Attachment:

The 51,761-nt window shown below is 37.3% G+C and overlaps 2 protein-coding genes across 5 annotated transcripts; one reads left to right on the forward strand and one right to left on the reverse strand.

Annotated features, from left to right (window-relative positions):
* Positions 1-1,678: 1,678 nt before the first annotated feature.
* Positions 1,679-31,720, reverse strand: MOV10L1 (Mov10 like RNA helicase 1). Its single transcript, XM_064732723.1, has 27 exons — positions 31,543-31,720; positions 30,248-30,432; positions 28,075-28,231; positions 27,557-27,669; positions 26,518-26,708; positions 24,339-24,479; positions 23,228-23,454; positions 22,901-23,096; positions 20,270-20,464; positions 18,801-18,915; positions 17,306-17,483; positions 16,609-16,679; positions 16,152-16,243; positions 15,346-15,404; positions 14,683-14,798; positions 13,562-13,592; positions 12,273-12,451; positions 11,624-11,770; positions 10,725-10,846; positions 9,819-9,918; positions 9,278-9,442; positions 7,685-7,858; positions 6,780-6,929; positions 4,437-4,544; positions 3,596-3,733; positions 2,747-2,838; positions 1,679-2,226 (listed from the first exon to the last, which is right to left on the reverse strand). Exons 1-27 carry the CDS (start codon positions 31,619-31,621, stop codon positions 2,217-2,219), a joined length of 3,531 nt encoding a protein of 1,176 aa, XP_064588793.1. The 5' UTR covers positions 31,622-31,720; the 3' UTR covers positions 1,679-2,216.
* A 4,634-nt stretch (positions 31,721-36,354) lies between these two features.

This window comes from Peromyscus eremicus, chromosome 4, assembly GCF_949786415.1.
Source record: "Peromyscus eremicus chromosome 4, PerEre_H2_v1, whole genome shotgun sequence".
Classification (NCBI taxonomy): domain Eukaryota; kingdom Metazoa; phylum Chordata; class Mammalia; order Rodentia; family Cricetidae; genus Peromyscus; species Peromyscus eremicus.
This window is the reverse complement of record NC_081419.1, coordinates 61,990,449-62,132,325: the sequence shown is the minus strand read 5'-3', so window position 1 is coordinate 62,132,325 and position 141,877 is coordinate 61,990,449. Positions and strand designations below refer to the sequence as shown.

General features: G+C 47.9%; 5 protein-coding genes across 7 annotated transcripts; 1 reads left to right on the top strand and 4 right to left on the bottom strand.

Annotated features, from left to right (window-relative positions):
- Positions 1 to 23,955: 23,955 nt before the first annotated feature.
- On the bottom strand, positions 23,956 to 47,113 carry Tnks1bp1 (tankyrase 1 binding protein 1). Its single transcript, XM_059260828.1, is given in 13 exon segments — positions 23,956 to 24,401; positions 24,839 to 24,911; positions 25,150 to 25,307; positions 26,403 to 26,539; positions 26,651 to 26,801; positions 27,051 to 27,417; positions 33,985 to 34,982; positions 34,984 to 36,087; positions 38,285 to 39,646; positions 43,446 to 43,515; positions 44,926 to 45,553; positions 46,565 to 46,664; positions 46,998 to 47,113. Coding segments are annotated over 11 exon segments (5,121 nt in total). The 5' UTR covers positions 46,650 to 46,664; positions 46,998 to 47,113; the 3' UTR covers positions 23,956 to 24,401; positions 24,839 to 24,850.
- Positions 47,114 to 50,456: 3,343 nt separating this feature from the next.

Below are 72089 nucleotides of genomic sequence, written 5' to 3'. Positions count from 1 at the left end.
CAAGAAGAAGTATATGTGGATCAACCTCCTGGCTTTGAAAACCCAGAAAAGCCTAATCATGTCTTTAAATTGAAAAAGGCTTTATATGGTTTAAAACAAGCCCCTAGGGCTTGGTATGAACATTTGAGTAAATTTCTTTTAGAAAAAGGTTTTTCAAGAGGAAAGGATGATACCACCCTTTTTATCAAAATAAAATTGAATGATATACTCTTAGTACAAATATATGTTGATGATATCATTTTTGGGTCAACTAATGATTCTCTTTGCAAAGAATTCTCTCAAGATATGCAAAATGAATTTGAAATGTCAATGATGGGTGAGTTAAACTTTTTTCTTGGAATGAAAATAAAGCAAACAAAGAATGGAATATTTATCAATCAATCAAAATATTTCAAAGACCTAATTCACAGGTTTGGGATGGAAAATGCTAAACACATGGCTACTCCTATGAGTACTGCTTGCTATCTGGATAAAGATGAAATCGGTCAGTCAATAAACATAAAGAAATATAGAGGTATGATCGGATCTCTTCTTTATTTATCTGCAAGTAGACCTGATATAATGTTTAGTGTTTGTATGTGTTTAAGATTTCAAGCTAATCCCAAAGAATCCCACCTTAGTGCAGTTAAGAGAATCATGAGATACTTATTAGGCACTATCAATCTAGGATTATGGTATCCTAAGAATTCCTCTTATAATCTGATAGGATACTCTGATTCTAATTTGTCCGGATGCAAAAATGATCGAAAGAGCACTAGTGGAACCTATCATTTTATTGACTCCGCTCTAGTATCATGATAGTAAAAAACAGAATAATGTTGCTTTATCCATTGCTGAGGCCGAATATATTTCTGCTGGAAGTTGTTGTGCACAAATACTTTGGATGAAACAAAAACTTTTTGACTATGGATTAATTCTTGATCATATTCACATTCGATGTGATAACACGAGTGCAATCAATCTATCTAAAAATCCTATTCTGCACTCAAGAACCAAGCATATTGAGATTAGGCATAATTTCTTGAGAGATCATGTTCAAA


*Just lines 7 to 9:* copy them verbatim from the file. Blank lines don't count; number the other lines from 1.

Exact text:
Source record: "Peromyscus eremicus chromosome 4, PerEre_H2_v1, whole genome shotgun sequence".
Classification (NCBI taxonomy): domain Eukaryota; kingdom Metazoa; phylum Chordata; class Mammalia; order Rodentia; family Cricetidae; genus Peromyscus; species Peromyscus eremicus.
This window is the reverse complement of record NC_081419.1, coordinates 61,990,449-62,132,325: the sequence shown is the minus strand read 5'-3', so window position 1 is coordinate 62,132,325 and position 141,877 is coordinate 61,990,449. Positions and strand designations below refer to the sequence as shown.